Another important role within the school that is critical for the success of family literacy services is a parent liaison. This role can be filled by a Title I parent educator, a school counselor, a family resource center coordinator or any similar staff member who works directly with parents. This person recruits parents, supports parents’ needs and assists the adult educator in the coordination of activities between the child’s classroom and the adult classroom
Those who work in family literacy programs understand the importance of working collaboratively with school district staff and other partners. In school districts where multiple programs are being implemented, a district coordinator has been very instrumental in assisting with program needs. The coordinator gives direct assistance to schools, holds regular meetings with all family literacy school-based staff, and facilitates district-wide meetings so that individual programs can network, share lessons learned and support mutual needs.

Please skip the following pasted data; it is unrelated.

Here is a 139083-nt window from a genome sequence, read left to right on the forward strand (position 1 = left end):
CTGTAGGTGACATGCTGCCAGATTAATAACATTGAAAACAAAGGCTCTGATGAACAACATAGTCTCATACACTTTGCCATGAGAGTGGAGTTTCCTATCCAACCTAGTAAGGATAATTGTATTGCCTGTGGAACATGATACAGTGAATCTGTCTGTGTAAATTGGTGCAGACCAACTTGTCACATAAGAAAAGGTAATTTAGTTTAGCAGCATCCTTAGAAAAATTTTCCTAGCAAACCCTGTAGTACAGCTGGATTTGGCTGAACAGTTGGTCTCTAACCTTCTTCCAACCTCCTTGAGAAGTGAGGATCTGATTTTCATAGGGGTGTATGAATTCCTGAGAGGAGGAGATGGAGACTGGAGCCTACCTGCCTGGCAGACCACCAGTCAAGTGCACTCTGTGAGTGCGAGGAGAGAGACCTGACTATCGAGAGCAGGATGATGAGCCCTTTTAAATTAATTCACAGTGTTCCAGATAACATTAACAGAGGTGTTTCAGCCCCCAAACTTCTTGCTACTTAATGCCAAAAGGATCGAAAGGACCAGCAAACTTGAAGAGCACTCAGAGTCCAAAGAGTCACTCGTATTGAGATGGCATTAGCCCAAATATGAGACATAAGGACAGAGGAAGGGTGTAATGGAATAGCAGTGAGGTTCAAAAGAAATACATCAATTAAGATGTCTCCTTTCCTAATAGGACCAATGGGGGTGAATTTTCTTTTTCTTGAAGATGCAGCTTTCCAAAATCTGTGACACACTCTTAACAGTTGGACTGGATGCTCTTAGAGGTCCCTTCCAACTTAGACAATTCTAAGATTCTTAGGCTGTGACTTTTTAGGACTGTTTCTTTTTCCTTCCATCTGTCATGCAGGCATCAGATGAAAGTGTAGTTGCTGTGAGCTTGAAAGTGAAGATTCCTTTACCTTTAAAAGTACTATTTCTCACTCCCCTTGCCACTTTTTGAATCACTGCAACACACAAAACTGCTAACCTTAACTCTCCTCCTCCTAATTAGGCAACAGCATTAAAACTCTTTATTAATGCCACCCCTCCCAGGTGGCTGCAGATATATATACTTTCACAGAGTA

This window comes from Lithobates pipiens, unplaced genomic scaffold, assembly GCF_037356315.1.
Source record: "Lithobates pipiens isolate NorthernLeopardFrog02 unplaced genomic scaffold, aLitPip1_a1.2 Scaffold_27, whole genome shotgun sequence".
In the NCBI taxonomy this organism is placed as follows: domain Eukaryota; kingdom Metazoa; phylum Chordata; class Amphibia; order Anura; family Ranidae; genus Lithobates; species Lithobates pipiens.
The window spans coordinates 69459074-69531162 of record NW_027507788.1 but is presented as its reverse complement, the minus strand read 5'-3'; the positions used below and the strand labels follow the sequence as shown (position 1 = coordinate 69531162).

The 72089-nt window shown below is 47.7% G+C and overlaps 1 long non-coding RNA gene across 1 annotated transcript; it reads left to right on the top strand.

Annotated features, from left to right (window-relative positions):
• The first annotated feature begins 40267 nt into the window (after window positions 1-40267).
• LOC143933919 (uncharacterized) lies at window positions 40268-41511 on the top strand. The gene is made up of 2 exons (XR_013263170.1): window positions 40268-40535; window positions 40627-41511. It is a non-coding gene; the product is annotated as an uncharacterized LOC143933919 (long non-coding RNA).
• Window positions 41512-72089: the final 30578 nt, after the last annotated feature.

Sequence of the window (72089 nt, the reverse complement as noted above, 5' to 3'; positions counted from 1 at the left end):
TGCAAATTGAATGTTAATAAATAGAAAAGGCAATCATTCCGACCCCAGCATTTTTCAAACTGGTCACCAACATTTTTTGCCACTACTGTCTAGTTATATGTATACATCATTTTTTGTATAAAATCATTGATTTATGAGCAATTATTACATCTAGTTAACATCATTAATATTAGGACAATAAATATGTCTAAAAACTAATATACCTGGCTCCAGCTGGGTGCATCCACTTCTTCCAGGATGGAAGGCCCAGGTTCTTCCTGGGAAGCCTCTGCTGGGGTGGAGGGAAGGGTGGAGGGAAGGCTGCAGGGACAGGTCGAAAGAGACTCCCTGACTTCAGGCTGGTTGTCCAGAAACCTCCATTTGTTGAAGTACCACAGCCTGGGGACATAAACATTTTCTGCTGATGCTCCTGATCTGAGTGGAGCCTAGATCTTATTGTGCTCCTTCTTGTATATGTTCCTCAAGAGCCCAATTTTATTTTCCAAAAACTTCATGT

Family literacy impact
The impact of family literacy on individual schools and school districts involved in the Families in Schools program model is seen in many different areas.
PTO and PTA attendance rose dramatically after family literacy was instituted in the school. More parents attend conferences, literacy nights and other events. Parents are encouraging other parents to participate in school activities. The family literacy school team works to ensure that parents feel welcomed and a part of the school community. Parents’ educational goals, because they impact the entire family’s educational well-being, are respected and addressed by school staff.